Take the 2-minute tour ×
Stack Overflow is a question and answer site for professional and enthusiast programmers. It's 100% free, no registration required.

On microsoft compilers, specific warnings can be disabled with a #pragma, without disabling other warnings. This is an extremely useful feature if the compiler warns over something that "has to be done".

Does GCC at this point have a similar feature? It seems like an obvious enough feature that its unimaginable that it wouldn't have this feature yet, but older info on the web suggests this feature doesn't exist.

What is one to use in GCC?

Specifically, I like to use multi-character constants, like 'abc'. These evaluate effectively as a base 256 number - a very handy feature, but it triggers a warning. Its very handy for switching on four character strings in a case statement.

share|improve this question
add comment

3 Answers

up vote 17 down vote accepted

This can be done with gcc's diagnostic pragmas.

share|improve this answer
This will be useful once I upgrade to a newer GCC. It appears to be a newer feature. –  Matthias Wandel Jul 3 '09 at 17:38
add comment

From the gcc manual:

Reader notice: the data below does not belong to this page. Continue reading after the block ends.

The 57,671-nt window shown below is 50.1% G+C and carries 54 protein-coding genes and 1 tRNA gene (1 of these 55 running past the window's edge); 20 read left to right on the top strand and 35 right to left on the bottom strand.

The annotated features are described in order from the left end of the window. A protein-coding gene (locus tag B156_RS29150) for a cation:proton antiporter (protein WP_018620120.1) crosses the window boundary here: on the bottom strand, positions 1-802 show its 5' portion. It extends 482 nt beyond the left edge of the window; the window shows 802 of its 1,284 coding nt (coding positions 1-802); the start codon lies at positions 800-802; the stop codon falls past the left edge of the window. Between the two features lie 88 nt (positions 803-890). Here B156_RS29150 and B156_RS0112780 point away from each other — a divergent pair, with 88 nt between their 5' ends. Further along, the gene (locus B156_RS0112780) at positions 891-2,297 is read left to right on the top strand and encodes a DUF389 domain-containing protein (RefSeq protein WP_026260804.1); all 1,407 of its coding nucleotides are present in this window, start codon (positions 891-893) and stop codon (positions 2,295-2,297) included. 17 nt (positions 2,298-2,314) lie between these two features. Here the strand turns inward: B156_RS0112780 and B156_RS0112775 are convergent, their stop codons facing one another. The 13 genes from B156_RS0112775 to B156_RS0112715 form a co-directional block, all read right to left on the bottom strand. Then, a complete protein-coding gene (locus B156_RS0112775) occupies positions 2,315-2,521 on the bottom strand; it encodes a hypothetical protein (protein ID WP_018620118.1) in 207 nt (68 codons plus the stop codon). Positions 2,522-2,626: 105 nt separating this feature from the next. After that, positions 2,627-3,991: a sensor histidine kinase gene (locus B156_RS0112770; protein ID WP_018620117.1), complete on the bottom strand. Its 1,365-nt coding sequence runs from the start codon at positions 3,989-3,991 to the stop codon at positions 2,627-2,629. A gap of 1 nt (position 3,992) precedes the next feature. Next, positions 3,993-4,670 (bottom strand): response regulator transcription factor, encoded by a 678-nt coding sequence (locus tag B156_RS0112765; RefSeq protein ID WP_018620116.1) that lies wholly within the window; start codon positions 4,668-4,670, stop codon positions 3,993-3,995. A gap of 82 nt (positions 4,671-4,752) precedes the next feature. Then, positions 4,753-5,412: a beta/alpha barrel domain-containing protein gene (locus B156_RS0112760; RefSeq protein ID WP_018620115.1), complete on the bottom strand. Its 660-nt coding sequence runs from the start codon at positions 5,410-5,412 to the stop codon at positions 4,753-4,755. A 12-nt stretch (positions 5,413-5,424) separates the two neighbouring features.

Many options have long names starting with -f or with -W---for example,
   -fforce-mem, -fstrength-reduce, -Wformat and so on.  Most of these have
   both positive and negative forms; the negative form of -ffoo would be
   -fno-foo.  This manual documents only one of these two forms, whichever
   one is not the default.

But if you're asking whether there is a source-level warning disable, I'm not aware if that feature exists in gcc.

share|improve this answer
add comment


Do not warn if a multicharacter constant ('FOOF') is used. Usually they indicate a typo in the user's code, as they have implementation-defined values, and should not be used in portable code.

More information.

share|improve this answer
add comment

Your Answer


By posting your answer, you agree to the privacy policy and terms of service.

Not the answer you're looking for? Browse other questions tagged or ask your own question.